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Air India disinvestment: Why the airline may now appeal more to investors

With Jet Airways, one of its key competitors among FSCs closing operations, there are several upsides that should make Air India more attractive for strategic investors than it was earlier

Air India, Privatisation

State-owned air carrier Air India, which has had little success in enthusing strategic investors so far, might now begin to appear attractive. Why? The reason is simple: Jet Airways, one of Air India’s key competitors among full service carriers (FSCs), in both domestic and international space, has closed operations. The planes of debt-strapped Jet are being taken away by lessors and its lenders are making last-ditch efforts to get a buyer — they are in talks with the Hindujas — before the airline’s case is referred to the National Company Law Tribunal (NCLT).

Even if Jet Airways were to revive, it would have to start from the bottom, and building a fleet of the size it had when flying normally (119 planes) would take two to three years. Meanwhile for Air India, that would be enough time for a new investor to restore it to a sound shape.

Another reason working in Air India’s favour now is the government’s plan to clean up part of the airline’s burgeoning debt from its books — a major deterrent for investors when it attempted divestment the previous time. A decision has been taken to transfer Rs 29,464 crore of Air India’s working-capital debt not secured by an asset to a new company, Air India Asset Holdings. As a result, Air India will now have a debt burden of only Rs 25,000 crore, mostly long-term debt secured by aircraft purchases. Also, its interest outgo will come down to just around Rs 1,700 crore a year.

Thirdly, Jet’s demise has made Air India’s international business look far more attractive to new investors than it did earlier. For instance, the 5-million-per-year passenger market in Europe, which Jet dominated earlier, is now open for Air India, with no other Indian player competing — IndiGo has only just started a flight to Turkey. Similarly, in the 0.95-million-per-year US and North American market, Air India now reigns supreme among Indian carriers, with Jet now out of action.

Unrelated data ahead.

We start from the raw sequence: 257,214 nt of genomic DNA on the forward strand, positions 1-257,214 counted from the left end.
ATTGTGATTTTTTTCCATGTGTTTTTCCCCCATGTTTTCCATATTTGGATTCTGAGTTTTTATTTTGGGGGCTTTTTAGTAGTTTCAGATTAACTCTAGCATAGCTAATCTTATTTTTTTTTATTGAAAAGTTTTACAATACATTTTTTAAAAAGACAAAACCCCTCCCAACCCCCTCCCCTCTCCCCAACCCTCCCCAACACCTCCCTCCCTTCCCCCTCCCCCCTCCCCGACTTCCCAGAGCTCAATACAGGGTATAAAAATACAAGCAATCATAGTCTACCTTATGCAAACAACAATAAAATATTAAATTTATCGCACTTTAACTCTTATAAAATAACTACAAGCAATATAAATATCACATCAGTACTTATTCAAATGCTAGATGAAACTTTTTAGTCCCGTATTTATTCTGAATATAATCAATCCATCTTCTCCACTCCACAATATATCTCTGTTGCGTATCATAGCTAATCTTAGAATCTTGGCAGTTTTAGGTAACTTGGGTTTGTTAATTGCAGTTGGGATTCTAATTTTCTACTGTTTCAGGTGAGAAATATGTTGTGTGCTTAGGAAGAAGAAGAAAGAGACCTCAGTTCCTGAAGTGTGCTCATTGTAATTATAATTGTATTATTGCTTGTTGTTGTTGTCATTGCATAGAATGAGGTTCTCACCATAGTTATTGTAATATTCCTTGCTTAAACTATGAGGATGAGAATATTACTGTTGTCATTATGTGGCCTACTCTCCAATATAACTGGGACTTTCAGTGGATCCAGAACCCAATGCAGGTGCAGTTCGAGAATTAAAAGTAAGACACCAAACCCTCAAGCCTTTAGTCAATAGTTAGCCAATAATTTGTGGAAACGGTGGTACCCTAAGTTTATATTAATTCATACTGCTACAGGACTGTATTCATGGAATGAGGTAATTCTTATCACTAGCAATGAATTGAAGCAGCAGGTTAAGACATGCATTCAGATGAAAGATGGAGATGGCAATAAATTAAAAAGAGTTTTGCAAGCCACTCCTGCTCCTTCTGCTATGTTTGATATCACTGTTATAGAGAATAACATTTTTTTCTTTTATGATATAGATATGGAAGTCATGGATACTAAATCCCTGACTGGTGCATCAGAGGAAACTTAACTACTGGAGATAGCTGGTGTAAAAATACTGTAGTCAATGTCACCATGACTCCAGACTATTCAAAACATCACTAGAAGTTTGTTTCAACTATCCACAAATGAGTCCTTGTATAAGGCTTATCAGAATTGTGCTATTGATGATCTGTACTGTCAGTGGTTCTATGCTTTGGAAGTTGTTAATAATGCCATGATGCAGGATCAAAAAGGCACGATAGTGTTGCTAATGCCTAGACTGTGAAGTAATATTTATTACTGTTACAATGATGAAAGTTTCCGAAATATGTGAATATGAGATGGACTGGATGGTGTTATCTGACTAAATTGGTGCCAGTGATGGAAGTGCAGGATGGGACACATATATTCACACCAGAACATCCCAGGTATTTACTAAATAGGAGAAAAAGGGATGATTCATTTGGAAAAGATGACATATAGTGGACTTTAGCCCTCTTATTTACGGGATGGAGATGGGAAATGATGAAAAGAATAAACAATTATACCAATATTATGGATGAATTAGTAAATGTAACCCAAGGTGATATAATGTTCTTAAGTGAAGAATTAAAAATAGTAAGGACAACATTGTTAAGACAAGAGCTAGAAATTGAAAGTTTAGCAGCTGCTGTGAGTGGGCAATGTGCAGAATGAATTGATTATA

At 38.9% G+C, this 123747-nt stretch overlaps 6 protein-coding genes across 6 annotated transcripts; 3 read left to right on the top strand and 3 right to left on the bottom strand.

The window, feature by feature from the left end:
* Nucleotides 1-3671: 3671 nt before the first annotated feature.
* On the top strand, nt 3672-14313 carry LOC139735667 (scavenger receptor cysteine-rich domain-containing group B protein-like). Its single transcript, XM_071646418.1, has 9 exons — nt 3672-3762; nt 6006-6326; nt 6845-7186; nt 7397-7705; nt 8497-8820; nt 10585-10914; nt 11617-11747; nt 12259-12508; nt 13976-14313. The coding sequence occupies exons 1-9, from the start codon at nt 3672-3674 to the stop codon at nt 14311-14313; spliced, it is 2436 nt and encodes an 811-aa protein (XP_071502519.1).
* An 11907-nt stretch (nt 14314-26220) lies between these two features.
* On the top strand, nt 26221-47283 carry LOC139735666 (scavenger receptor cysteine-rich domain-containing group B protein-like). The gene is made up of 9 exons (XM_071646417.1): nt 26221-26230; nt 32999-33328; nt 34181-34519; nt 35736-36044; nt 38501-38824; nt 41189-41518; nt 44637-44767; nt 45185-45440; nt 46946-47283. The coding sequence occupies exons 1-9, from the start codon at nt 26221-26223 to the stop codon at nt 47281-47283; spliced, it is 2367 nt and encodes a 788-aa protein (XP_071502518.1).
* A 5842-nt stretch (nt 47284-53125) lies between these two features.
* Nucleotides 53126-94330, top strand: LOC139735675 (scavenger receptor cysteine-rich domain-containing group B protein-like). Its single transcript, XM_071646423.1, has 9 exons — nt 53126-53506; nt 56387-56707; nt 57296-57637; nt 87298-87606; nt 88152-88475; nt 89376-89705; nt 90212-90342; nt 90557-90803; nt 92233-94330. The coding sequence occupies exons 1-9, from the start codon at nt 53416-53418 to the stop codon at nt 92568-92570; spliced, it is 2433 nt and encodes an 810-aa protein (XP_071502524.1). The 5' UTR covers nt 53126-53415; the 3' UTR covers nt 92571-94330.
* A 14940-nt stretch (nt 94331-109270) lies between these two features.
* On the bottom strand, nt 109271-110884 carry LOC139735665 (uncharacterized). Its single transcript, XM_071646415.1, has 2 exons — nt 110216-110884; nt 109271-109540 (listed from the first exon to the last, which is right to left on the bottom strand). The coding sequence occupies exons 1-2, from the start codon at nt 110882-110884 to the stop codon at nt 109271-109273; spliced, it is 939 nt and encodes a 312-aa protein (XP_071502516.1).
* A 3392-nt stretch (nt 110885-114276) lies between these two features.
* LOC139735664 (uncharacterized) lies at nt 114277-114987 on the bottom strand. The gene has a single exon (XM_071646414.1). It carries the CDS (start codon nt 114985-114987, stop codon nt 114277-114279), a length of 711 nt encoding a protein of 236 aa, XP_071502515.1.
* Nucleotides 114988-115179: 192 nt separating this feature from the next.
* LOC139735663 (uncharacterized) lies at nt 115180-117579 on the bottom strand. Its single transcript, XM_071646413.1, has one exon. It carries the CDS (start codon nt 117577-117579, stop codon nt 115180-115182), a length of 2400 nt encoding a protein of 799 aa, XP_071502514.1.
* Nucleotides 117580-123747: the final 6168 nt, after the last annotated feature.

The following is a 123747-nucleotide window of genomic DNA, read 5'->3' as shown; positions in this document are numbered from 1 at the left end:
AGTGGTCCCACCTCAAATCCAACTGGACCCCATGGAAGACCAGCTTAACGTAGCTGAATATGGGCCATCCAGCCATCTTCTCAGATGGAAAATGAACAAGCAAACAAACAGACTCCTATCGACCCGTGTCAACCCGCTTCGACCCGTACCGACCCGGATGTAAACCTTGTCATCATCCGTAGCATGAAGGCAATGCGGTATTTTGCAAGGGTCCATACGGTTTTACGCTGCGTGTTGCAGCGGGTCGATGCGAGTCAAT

A 12 per cent share of the international passenger market to and from India is up from grabs. And Air India, by far the biggest Indian player with a 17 per cent share, clearly has the wherewithal to grab a large chunk of Jet’s market. Most of the other Indian players are low-cost carriers and all of them except IndiGo have limited global operations, mostly only to West Asia and Southeast Asia. While it is no secret that the focus for Vistara and IndiGo is coming years is going to be international market, Air India currently is far ahead of them.

The government is ready to oblige, too. It is said to be planning to offer Air India the slots previously used by Jet Airways in markets like India-Dubai or India-Singapore on a preferential basis, albeit temporarily. With the government not increasing seats through bilaterals in these markets, and the capacity already exhausted, Air India could well leverage its position under a new investor.

In the domestic market, too, Air India has gained significantly from Jet Airways’ fall, despite not having the luxury to add as many new planes as IndiGo. Its share of the domestic market rose from 12.2 per cent in January to 13.9 per cent in April.

The fourth reason that might make Air India attractive is the fact that 55 per cent of its aircraft are owned by it — the new investor could monetise by selling the aircraft and leasing them back to generate upfront cash and use it for partly paying off its long-term loans. With a fleet of 163 aircraft (including those of Air India Express and Alliance Air) Air India flies to over 41 international and 54 domestic destinations.

Many investors also shied away from bidding for Air India because they feared destinations from the government, which was to keep a 24 per cent stake under the divestment offer. But now, if sources are to be believed, the government might even sell 100 per cent in the airline.

The size of the airline’s staff was another contentious issue. Many potential contenders had suggested that the government should reduce the number of employees through a voluntary retirement scheme before making a divestment offer. Given a workforce of 26,000, the size of the staff might still be an issue, but some experts suggest that Air India’s staff salaries as a proportion of its revenue is more or less the same as that of Jet Airways, so it should be easily manageable.